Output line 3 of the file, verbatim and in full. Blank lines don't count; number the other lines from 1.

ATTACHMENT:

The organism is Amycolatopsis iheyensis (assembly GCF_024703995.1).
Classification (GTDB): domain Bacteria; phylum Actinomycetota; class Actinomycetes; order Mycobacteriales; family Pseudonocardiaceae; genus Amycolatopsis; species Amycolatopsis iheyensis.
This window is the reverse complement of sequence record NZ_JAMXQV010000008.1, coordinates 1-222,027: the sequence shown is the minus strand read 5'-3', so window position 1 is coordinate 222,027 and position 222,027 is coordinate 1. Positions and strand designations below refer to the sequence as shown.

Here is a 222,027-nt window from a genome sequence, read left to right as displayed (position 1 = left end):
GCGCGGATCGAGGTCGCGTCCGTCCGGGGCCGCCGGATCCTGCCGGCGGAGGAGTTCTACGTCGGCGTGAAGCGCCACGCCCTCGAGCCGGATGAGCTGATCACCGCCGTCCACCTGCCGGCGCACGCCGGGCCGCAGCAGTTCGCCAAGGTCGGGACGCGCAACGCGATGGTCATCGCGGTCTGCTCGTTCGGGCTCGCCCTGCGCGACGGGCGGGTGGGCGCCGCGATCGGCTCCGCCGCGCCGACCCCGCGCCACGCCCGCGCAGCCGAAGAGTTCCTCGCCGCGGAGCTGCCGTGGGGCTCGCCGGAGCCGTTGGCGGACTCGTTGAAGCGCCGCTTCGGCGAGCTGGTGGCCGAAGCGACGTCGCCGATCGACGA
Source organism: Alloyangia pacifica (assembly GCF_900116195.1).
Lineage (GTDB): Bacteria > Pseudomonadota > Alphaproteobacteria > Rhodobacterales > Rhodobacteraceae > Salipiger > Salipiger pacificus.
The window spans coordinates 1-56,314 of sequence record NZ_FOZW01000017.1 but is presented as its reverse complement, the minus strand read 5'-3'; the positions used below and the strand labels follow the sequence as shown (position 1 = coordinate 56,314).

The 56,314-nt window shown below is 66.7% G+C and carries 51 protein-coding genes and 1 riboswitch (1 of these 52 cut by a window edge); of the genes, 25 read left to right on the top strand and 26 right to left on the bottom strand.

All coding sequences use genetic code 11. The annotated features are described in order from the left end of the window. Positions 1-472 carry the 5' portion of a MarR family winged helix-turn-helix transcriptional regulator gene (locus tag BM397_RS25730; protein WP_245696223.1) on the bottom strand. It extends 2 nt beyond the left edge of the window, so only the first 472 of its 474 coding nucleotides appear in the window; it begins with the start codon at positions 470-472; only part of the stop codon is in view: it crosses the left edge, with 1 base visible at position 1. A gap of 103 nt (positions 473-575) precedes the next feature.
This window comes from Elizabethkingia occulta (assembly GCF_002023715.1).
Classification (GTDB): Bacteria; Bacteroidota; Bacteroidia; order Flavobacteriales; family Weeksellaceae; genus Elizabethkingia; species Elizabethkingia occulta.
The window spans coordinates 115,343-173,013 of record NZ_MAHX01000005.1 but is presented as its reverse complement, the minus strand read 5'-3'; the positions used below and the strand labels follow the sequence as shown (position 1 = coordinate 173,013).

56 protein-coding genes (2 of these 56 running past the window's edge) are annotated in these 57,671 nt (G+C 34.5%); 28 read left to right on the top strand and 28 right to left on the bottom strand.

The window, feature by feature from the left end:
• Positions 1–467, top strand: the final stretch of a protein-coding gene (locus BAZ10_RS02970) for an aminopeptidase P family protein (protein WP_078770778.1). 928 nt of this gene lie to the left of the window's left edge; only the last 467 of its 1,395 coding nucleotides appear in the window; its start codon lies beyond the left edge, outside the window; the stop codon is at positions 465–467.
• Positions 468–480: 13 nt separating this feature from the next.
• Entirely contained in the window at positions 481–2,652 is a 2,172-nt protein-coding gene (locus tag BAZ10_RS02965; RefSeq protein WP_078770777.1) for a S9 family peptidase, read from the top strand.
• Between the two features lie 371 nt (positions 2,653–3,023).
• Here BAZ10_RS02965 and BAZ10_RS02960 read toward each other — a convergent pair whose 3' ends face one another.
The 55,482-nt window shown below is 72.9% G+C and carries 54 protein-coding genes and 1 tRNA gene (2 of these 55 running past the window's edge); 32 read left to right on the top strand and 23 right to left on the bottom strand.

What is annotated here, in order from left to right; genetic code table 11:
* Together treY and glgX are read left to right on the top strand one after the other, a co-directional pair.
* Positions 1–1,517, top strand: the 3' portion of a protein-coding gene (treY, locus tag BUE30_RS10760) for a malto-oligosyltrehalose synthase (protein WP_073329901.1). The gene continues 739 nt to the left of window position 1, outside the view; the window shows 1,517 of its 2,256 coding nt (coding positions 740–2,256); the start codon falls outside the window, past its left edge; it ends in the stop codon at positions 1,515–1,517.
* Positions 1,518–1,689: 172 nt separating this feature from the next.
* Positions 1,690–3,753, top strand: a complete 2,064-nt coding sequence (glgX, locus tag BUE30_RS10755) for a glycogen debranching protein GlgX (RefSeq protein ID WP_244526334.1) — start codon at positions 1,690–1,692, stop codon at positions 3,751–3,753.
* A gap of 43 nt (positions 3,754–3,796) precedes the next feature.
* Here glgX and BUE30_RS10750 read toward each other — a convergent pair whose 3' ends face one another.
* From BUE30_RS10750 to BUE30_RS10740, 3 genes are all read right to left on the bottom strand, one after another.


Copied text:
This window is the reverse complement of sequence record NZ_JAMXQV010000008.1, coordinates 1-222,027: the sequence shown is the minus strand read 5'-3', so window position 1 is coordinate 222,027 and position 222,027 is coordinate 1. Positions and strand designations below refer to the sequence as shown.